After the collapse of the Soviet bloc, its twenty-seven successor states were charged with devising policies with respect to their ethnic minorities. This shock enables an analysis of the conditions that render states more likely to repress, exclude, assimilate or accommodate their minorities. One would anticipate that groups that are most ‘threatening’ to the state's territorial integrity are more likely to experience repression. However the data do not validate this expectation. Instead, the analysis suggests that minority groups’ demographics and states’ coercive capacities better account for variation in ethnic minority policies. While less robust, the findings further indicate the potential importance of lobby states and Soviet multinational legacies in determining minority rights. The results have implications for ethnic politics, human rights, nationalism, democratization and political violence.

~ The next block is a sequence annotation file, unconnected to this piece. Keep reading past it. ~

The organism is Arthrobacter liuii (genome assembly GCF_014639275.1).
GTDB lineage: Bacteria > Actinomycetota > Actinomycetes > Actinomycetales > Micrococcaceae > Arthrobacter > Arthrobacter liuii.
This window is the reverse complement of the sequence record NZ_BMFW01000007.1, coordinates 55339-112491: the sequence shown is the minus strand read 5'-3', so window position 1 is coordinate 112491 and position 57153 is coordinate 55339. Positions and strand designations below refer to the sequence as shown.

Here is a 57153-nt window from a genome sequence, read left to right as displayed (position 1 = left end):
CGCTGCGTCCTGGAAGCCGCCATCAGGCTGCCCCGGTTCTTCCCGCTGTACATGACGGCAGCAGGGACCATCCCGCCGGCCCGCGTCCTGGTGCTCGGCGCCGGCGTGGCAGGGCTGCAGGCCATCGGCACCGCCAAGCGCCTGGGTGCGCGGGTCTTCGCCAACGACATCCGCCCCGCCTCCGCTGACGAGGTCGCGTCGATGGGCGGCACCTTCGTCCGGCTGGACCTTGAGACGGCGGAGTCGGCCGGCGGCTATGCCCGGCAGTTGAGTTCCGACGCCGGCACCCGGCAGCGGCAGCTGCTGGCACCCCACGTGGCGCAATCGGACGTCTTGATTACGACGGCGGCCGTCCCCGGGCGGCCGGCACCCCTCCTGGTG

* Post-Doctoral Fellow, Department of Political Science, Stanford University and, beginning August 2013, Assistant Professor, Department of Political Science, University of Notre Dame (email: email@example.com). Support for this research was provided by the Air Force Office of Scientific Research under Award No. FA9550-09-1-0314, the Mellon Foundation/American Council of Learned Societies and Stanford University's Center for International Security and Cooperation. I am particularly grateful to Roger Petersen, Chappell Lawson, James Snyder, Kanchan Chandra and Monika Nalepa for their sound guidance and exceptional feedback on this project. I further wish to acknowledge the valuable comments of anonymous reviewers and workshop participants at MIT and the Association for the Study of Nationalities. An online appendix with supplementary material and tables is available at http://dx.doi.org/doi:10.1017/S0007123410.1017/S0007123412000701. Replication data are available at http://dx.doi.org/doi:10.1017/S0007123410.1017/S0007123412000701.